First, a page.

Due in part to a cool, wet spring that resulted in some crops getting planted later than in earlier years, the corn and bean crops are maturing later that the five year average as the growing season winds down and with October a few days away.
The crop progress for the week ending Sept. 15, had five percent of Minnesota’s corn crop as mature compared to a five year average of 28 percent mature on that date.
The national average for corn is 22 percent mature compared to a five year average of 41 percent mature.
The condition of the Minnesota corn crop is listed as five percent very poor; 10 percent poor; 34 percent fair; 46 percent good and five percent excellent.
As of Sept. 15, the percent of Minnesota’s soybeans that had dropped their leaves was 21 percent compared to a five year average of 41 percent.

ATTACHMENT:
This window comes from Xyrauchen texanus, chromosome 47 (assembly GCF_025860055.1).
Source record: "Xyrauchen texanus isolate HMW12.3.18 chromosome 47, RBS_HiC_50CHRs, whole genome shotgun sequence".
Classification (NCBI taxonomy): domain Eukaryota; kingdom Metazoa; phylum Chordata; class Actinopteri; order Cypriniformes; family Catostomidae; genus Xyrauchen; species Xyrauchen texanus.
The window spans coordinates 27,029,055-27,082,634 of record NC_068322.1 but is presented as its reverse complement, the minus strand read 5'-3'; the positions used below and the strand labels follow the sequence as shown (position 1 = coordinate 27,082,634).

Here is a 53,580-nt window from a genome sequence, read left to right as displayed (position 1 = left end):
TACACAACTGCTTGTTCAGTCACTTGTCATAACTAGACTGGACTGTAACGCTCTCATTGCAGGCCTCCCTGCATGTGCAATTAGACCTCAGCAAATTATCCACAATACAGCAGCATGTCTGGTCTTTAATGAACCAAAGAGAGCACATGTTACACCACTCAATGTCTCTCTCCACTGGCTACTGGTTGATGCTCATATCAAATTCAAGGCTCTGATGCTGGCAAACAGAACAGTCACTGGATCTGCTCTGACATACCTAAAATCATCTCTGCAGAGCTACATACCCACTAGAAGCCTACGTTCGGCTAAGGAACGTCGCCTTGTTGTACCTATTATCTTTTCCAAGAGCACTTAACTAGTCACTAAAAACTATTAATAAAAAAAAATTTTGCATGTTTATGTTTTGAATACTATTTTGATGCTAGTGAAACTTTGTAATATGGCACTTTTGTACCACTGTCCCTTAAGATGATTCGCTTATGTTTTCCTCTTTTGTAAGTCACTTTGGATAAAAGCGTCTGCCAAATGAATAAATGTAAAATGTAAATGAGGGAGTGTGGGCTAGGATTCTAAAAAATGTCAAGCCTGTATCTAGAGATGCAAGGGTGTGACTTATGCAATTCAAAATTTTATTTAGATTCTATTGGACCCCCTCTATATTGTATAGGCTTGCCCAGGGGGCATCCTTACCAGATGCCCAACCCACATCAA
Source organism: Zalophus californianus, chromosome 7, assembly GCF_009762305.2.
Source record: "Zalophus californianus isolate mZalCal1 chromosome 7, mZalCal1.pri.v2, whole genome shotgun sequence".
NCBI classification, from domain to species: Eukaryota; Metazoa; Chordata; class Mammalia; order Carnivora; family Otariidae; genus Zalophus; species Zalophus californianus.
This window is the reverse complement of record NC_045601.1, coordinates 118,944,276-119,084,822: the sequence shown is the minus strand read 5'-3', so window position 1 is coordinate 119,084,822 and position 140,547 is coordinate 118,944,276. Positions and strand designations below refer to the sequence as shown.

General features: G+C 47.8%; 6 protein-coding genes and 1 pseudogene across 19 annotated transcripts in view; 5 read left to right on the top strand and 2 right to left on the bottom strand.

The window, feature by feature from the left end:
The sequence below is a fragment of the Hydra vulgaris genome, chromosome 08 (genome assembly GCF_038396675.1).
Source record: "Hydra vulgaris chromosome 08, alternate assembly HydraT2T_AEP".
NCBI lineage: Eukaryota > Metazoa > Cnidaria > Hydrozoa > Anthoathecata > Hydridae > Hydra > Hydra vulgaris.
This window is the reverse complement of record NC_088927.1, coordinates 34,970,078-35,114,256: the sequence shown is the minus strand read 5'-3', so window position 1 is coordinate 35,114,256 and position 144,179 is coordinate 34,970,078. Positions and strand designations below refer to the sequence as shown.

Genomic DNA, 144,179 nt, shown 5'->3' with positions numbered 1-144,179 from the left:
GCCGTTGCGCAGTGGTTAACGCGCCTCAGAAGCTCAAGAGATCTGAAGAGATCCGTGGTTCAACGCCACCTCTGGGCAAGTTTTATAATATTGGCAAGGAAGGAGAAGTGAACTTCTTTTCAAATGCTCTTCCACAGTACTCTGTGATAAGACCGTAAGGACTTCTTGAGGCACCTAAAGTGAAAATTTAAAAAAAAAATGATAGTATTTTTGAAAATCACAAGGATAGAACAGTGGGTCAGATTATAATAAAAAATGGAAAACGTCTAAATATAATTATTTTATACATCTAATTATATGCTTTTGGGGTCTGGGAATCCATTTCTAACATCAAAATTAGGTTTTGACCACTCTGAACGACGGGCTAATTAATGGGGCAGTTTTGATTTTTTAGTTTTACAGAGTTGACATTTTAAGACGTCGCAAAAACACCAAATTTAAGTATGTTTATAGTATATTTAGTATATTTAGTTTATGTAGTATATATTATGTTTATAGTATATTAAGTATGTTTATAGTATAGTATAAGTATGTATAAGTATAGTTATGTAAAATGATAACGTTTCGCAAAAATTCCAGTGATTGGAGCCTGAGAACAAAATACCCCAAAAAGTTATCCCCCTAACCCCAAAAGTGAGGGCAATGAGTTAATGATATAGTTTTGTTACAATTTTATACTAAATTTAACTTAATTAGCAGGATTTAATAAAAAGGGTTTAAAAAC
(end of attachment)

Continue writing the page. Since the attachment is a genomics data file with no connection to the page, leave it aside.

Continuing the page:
The condition of the soybean crop across Minnesota was listed as four percent very poor; 12 percent poor; 36 percent fair; 43 percent good and five percent excellent.
Weather will play a role in how well crops mature. Historically, the first freeze is around Oct. 7, in the St. James area. Right now the 10 day forecast is not calling for any freezing weather.
Temperatures look to be seasonal and there looks to be not a lot of precipitation in the forecast.